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Re: The figure shows two squares, and the points W, X, Y, and Z lie on a [#permalink]
Senthil1981 wrote:
Finance0402 wrote:
How to solve this geometry question? I don't get it



Let \(x\) be the diagonal of a square, so the side is \(\frac{x}{\sqrt{2}}\). Area is side * side = \(\frac{x^2}{2}\).
Given diagonal of larger square is 3 times the diagonal of the smaller square.
So Area of small square : Area of larger square = \(\frac{x^2}{2} : \frac{3^2 * x^2}{2}\) = \(\frac{1}{9}\)


I dont get to be honest why the side should be \(\frac{x}{\sqrt{2}}\) ?
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The figure shows two squares, and the points W, X, Y, and Z lie on a [#permalink]
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Finance0402 wrote:
Senthil1981 wrote:
Finance0402 wrote:
How to solve this geometry question? I don't get it



Let \(x\) be the diagonal of a square, so the side is \(\frac{x}{\sqrt{2}}\). Area is side * side = \(\frac{x^2}{2}\).
Given diagonal of larger square is 3 times the diagonal of the smaller square.
So Area of small square : Area of larger square = \(\frac{x^2}{2} : \frac{3^2 * x^2}{2}\) = \(\frac{1}{9}\)


I dont get to be honest why the side should be \(\frac{x}{\sqrt{2}}\) ?


It's the property of the square. Diagonal = Side * \(\sqrt{2}\) . Pythogoras theorem
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Re: The figure shows two squares, and the points W, X, Y, and Z lie on a [#permalink]
formula for side when diagonal is known s^2 = 2 * d^2

area of small square = 2 (xy)^2 ; area of bigger square = 2 (wz)^2
wz=3*xy
area of bigger square = 2 * 9 * xy^2.

ratio of smaller to bigger squares area = 1:9 .
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Re: The figure shows two squares, and the points W, X, Y, and Z lie on a [#permalink]
WX, XY and YZ as hypotenuse, are equal in lengths. So, this means that a case can be made where the two non-hypotenuse sides will also be equal for each of these lengths.

By this analogy, if the side of the larger triangle is 3, then the side of the smaller triangle will be 1.

So, ratio of areas = 1:9
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The figure shows two squares, and the points W, X, Y, and Z lie on a [#permalink]
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Finance0402 wrote:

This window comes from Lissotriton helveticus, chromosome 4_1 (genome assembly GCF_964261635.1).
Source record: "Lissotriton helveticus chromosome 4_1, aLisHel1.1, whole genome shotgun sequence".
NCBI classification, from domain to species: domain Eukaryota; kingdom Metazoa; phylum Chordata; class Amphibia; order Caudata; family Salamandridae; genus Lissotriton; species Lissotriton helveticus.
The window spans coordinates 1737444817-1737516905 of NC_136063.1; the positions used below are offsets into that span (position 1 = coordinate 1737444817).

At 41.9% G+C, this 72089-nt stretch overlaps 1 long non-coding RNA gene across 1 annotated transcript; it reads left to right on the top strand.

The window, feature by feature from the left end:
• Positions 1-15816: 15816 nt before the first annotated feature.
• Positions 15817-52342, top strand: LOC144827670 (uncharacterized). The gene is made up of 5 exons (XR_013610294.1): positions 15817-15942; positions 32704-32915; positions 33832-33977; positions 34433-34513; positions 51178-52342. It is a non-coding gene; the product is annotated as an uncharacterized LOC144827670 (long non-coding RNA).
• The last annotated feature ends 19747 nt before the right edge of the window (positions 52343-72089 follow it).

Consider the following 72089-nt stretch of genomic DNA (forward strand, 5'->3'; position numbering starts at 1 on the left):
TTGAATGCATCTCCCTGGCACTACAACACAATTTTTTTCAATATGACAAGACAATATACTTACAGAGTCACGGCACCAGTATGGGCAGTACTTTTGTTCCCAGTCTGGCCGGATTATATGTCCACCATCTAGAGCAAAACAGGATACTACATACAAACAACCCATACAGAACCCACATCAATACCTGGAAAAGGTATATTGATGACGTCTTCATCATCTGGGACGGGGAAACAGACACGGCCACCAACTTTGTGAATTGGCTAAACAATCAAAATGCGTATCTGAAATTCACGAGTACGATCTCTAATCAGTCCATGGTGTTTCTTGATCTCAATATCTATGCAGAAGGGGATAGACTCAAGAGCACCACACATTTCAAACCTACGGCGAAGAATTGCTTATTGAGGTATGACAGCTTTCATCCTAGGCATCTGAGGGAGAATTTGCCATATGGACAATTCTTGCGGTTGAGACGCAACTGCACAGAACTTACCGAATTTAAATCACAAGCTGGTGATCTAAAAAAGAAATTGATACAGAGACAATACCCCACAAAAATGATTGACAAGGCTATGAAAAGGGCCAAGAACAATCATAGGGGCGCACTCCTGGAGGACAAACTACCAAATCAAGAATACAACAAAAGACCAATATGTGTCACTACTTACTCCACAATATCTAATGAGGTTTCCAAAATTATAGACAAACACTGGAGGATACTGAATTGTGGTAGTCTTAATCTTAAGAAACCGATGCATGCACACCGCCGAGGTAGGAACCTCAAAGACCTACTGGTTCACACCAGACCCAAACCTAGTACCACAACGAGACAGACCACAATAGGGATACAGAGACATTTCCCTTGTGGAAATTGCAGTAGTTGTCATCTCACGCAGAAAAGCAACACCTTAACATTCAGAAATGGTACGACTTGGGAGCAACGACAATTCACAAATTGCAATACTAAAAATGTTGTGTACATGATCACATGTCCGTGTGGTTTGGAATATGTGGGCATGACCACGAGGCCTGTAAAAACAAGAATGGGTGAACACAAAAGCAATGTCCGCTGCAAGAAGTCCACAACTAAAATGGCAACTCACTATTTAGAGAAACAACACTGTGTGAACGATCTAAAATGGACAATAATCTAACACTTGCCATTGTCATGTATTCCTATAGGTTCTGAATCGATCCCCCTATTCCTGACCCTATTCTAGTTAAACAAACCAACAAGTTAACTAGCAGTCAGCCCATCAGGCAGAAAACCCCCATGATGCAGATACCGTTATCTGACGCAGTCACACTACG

The figure shows two squares, and the points W, X, Y, and Z lie on a line. If the distance between W and X is equal to the distance between X and Y and to the distance between Y and Z, then the area of the smaller square is what fraction of the area of the larger square?

A. 1/2
B. 1/3
C. 1/4
D. 1/8
E. 1/9

Attachment:
Bildschirmfoto 2016-09-02 um 16.33.26.png
Attachment:
2016-09-02_1842.png


Since \(WX = XY = YZ\), basically
\(XY = (1/3)*WZ\)

Note that a square is a special type of rhombus. Area of rhombus = (1/2)*diagonal1*diagonal2

Area of smaller square \(= (1/2)*(WZ)^2\)

Area of larger square \(= (1/2)*XY^2 = (1/2)*(1/9)*(WZ)^2\)

Answer (E)

*Edited
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Re: The figure shows two squares, and the points W, X, Y, and Z lie on a [#permalink]
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Dear Karishma. You have mentioned areas of smaller and larger squares wrongly.. the small square area has to be : 1/2*1/9*(wz)2 and for larger square it should be what you mentioned for smaller square

Sent from my SM-G935F using GMAT Club Forum mobile app
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Re: The figure shows two squares, and the points W, X, Y, and Z lie on a [#permalink]
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kaushiksamrat wrote:
Dear Karishma. You have mentioned areas of smaller and larger squares wrongly.. the small square area has to be : 1/2*1/9*(wz)2 and for larger square it should be what you mentioned for smaller square

Sent from my SM-G935F using GMAT Club Forum mobile app


Yeah, I flipped the two. Edited. Thanks.
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Re: The figure shows two squares, and the points W, X, Y, and Z lie on a [#permalink]
Sides of the smaller square = 1/3